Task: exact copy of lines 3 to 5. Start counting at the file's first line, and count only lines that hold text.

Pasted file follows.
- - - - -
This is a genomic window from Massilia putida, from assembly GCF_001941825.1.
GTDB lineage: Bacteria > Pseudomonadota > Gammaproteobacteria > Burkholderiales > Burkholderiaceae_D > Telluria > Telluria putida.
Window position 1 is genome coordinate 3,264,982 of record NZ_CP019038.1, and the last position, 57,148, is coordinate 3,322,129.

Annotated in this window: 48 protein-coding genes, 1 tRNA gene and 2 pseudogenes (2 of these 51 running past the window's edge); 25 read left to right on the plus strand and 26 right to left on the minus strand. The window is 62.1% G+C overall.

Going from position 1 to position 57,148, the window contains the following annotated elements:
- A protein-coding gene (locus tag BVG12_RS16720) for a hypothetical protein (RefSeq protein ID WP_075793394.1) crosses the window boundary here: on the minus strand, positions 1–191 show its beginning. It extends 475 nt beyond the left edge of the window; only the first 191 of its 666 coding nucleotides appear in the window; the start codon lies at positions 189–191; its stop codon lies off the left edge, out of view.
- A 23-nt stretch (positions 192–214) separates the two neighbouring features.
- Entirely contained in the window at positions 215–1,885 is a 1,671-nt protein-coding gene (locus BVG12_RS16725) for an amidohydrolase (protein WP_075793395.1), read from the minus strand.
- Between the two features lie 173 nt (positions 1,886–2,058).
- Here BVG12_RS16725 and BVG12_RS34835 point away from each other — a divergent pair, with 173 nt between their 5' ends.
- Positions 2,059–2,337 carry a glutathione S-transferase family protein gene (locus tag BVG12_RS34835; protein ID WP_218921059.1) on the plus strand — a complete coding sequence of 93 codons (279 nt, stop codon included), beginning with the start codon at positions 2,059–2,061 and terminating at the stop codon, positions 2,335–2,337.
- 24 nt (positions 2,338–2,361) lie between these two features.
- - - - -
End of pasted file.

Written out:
Window position 1 is genome coordinate 3,264,982 of record NZ_CP019038.1, and the last position, 57,148, is coordinate 3,322,129.

Annotated in this window: 48 protein-coding genes, 1 tRNA gene and 2 pseudogenes (2 of these 51 running past the window's edge); 25 read left to right on the plus strand and 26 right to left on the minus strand. The window is 62.1% G+C overall.

Going from position 1 to position 57,148, the window contains the following annotated elements: